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An ill-conceived legal strategy by city attorney

© St. Petersburg Times
published June 16, 2002

Divide and conquer.

It's the legal strategy from Port Richey City Attorney Paul Marino. Except, under the Marino doctrine, the aim isn't to separate the enemy. It's to put a schism between the city he represents and the chief building official the city used to employ.

Make that divide and cover. Your backside.

In layman's terms, this is the don't-blame-us, it's-all-Ralph's-fault school of legal defense.

Ralph is Ralph Zanello, who left city employment in fall 1999 for a job in Hernando County. His seven-year tenure in Port Richey was colorful to say the least.

There were questions about attempting to bill FEMA for $1,700 worth of plants to be purchased from Zanello's ex-wife after the no-name storm in March 1993, a 90-day probation after being accused of improperly lobbying a council member on a zoning case, a lawsuit against said council member, disputes with government gadflies and run-ins with council members.

"You won't have Ralph to kick around anymore," Zanello told the City Council upon his departure.


Kicking Ralph around is exactly Marino's intent. He and City Manager Vince Lupo secretly hired a retired Gulfport police investigator to check into complaints about the building department. Mostly, Marino worried about the city's liability from homeowners who said the city issued them certificates of occupancy even though their houses weren't built to code.

Marino explained why to the council earlier this week. The city's legal defense, if it is needed, will be to distance Port Richey from the official responsible for the problem, he said.

In other words, hang Zanello out to dry.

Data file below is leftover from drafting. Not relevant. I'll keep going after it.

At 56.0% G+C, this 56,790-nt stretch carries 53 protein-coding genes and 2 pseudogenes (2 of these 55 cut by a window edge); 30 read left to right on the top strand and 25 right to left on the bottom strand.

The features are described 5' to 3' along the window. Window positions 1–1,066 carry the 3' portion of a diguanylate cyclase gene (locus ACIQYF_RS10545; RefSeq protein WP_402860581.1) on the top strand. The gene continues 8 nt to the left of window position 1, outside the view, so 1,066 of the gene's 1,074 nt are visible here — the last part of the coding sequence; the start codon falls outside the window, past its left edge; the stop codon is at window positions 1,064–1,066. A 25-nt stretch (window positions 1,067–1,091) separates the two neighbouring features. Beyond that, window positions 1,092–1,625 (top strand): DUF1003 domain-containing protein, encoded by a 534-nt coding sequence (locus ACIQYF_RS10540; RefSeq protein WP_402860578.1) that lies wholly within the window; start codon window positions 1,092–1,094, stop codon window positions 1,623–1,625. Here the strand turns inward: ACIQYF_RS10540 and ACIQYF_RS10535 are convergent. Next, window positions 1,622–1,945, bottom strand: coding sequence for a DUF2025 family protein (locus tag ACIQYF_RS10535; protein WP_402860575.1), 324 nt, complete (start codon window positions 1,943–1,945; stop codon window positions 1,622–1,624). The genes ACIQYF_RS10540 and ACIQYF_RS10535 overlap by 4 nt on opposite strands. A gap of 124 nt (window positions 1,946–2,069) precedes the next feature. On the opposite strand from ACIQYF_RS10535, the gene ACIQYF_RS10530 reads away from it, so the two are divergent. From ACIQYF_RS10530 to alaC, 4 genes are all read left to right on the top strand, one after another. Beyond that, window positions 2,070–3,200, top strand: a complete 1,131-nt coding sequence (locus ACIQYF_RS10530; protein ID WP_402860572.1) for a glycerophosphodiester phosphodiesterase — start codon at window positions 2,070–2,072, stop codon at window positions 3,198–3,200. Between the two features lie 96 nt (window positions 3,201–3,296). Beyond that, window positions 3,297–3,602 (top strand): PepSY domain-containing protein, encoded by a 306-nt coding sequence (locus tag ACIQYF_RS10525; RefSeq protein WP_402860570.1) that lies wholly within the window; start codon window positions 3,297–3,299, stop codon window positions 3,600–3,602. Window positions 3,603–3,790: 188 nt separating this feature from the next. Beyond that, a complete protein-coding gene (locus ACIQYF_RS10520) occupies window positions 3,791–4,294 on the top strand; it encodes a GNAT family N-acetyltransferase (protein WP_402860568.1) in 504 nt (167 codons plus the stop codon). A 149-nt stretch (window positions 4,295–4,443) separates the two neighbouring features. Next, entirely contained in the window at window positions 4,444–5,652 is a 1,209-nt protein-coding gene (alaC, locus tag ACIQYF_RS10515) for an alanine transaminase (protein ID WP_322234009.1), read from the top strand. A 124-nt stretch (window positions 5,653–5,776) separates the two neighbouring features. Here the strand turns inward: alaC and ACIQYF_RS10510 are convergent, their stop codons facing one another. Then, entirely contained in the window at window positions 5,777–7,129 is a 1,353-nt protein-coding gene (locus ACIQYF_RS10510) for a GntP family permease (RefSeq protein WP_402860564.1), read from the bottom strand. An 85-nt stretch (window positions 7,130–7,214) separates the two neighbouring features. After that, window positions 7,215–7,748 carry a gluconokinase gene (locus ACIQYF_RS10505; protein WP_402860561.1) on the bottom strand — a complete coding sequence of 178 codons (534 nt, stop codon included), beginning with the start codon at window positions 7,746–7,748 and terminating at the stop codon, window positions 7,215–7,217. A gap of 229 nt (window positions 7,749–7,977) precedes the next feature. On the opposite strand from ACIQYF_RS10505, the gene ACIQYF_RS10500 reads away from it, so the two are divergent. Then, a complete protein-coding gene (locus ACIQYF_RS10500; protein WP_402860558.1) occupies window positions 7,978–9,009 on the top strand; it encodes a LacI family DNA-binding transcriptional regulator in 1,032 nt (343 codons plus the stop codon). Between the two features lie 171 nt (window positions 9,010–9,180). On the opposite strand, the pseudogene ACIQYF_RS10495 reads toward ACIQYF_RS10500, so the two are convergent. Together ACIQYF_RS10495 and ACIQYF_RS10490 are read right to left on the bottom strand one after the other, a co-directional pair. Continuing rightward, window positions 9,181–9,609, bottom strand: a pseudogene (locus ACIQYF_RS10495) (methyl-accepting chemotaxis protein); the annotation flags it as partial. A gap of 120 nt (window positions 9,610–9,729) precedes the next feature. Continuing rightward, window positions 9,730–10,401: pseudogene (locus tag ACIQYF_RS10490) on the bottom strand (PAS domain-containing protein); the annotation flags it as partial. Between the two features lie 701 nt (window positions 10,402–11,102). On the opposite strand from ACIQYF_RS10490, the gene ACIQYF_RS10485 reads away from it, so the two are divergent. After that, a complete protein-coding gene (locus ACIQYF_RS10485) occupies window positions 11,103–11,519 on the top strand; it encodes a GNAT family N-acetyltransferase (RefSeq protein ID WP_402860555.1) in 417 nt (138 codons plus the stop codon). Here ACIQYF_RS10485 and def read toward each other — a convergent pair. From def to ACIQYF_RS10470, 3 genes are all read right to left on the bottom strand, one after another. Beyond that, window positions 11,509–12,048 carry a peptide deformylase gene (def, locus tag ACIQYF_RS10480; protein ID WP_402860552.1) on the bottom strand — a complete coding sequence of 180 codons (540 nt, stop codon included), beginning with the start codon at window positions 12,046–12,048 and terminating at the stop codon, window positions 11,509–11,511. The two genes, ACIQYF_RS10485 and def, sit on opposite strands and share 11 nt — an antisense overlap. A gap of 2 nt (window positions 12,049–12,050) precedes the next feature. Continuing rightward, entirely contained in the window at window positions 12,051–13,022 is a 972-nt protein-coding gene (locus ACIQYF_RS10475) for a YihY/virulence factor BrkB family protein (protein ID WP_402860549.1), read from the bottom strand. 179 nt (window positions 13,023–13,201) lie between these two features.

But, just imagine the cross-examination of Lupo if there is a legal proceeding. A sharp attorney will just pull a one-page letter from Zanello's employment file. This is the honest-to-goodness Sept. 13, 1999, correspondence from Lupo to Zanello upon his resignation:

"It is with a sense of both sadness and joy that I accept your letter of resignation. Joy in that I am certainly happy for the new opportunities that you and your family will receive by virtue of your new employment. Sadness in that during the three years that I have known you, I have come to trust and rely upon your dedication, knowledge, professionalism and unswerving attention to the needs of the city of Port Richey.

"Your working title in Port Richey, chief building official, does not begin to convey the many hats and activities that you conducted on behalf of the city. As a river/coastal city, one needs only to recall the many storms and the dangerous days and nights that you labored tirelessly to help protect the city and its residents. Then, afterwards, characteristically, you assisted the entire community with getting on with the rebuilding and finding the financial aid necessary to not only accomplish the repairs, but also to construct future flood mitigation projects.

Your construction knowledge and negotiation skills have not only saved this city thousands of dollars, but has also enabled us to complete many projects under budget and ahead of schedule.

Your ability to work with federal, state, county and other municipal officials and their agencies and the positive results from those interactions are absolutely legendary.

I believe that this community has been indeed fortunate to have you assisting them over the past seven years.

Once again I wish you every possible success in your new life career."

Let's highlight that prose again: Trust. Dedication. Knowledge. Professionalism. Unswerving attention. Protect the city. Positive results. Legendary.

So, Zanello is a legend when he's walking out the door, but now is the cause of the previous ill will at the city building department?

Then how come Lupo rehired Zanello, on a contract basis, in 2000 when the city was between building department heads? At the time, Lupo said questions about Zanello's past were "immaterial."

Don't mistake this as a defense for Zanello. He never should have been allowed to remain employed with the city for seven years.

But, considering the way the city manager blessed Zanello's work performance, and what looks to be an ill-conceived legal strategy from the city attorney, the City Council should consider a more pressing question:

Is there anybody else from whom Port Richey should distance itself?

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